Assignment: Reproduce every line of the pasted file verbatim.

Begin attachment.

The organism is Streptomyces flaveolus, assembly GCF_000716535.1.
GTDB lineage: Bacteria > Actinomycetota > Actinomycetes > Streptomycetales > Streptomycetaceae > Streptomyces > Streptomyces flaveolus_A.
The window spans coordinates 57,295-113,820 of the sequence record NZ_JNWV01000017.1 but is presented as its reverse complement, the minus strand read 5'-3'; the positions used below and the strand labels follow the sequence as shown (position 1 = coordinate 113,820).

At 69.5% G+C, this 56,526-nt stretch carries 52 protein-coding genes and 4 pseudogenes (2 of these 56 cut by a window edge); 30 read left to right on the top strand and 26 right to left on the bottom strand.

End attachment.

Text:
The organism is Streptomyces flaveolus, assembly GCF_000716535.1.
GTDB lineage: Bacteria > Actinomycetota > Actinomycetes > Streptomycetales > Streptomycetaceae > Streptomyces > Streptomyces flaveolus_A.
The window spans coordinates 57,295-113,820 of the sequence record NZ_JNWV01000017.1 but is presented as its reverse complement, the minus strand read 5'-3'; the positions used below and the strand labels follow the sequence as shown (position 1 = coordinate 113,820).

At 69.5% G+C, this 56,526-nt stretch carries 52 protein-coding genes and 4 pseudogenes (2 of these 56 cut by a window edge); 30 read left to right on the top strand and 26 right to left on the bottom strand.